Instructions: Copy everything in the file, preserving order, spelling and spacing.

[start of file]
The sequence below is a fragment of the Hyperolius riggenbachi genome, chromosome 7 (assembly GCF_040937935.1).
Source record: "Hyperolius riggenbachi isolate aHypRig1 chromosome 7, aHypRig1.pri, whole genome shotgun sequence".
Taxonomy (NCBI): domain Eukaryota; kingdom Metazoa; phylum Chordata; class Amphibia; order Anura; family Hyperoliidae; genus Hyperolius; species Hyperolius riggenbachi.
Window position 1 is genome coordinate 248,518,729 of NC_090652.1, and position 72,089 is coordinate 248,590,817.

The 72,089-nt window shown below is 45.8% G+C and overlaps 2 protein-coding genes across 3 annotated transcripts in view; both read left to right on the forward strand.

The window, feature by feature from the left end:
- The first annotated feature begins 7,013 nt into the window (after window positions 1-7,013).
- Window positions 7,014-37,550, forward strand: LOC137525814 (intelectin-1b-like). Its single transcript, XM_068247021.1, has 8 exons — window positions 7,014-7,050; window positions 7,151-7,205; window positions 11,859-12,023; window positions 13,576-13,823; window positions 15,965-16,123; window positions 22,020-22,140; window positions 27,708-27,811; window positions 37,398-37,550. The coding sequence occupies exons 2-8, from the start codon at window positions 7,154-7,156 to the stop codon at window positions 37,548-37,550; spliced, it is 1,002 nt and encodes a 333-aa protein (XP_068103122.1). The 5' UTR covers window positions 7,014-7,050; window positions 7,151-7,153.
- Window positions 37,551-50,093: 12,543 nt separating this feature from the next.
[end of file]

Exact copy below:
The sequence below is a fragment of the Hyperolius riggenbachi genome, chromosome 7 (assembly GCF_040937935.1).
Source record: "Hyperolius riggenbachi isolate aHypRig1 chromosome 7, aHypRig1.pri, whole genome shotgun sequence".
Taxonomy (NCBI): domain Eukaryota; kingdom Metazoa; phylum Chordata; class Amphibia; order Anura; family Hyperoliidae; genus Hyperolius; species Hyperolius riggenbachi.
Window position 1 is genome coordinate 248,518,729 of NC_090652.1, and position 72,089 is coordinate 248,590,817.

The 72,089-nt window shown below is 45.8% G+C and overlaps 2 protein-coding genes across 3 annotated transcripts in view; both read left to right on the forward strand.

The window, feature by feature from the left end:
- The first annotated feature begins 7,013 nt into the window (after window positions 1-7,013).
- Window positions 7,014-37,550, forward strand: LOC137525814 (intelectin-1b-like). Its single transcript, XM_068247021.1, has 8 exons — window positions 7,014-7,050; window positions 7,151-7,205; window positions 11,859-12,023; window positions 13,576-13,823; window positions 15,965-16,123; window positions 22,020-22,140; window positions 27,708-27,811; window positions 37,398-37,550. The coding sequence occupies exons 2-8, from the start codon at window positions 7,154-7,156 to the stop codon at window positions 37,548-37,550; spliced, it is 1,002 nt and encodes a 333-aa protein (XP_068103122.1). The 5' UTR covers window positions 7,014-7,050; window positions 7,151-7,153.
- Window positions 37,551-50,093: 12,543 nt separating this feature from the next.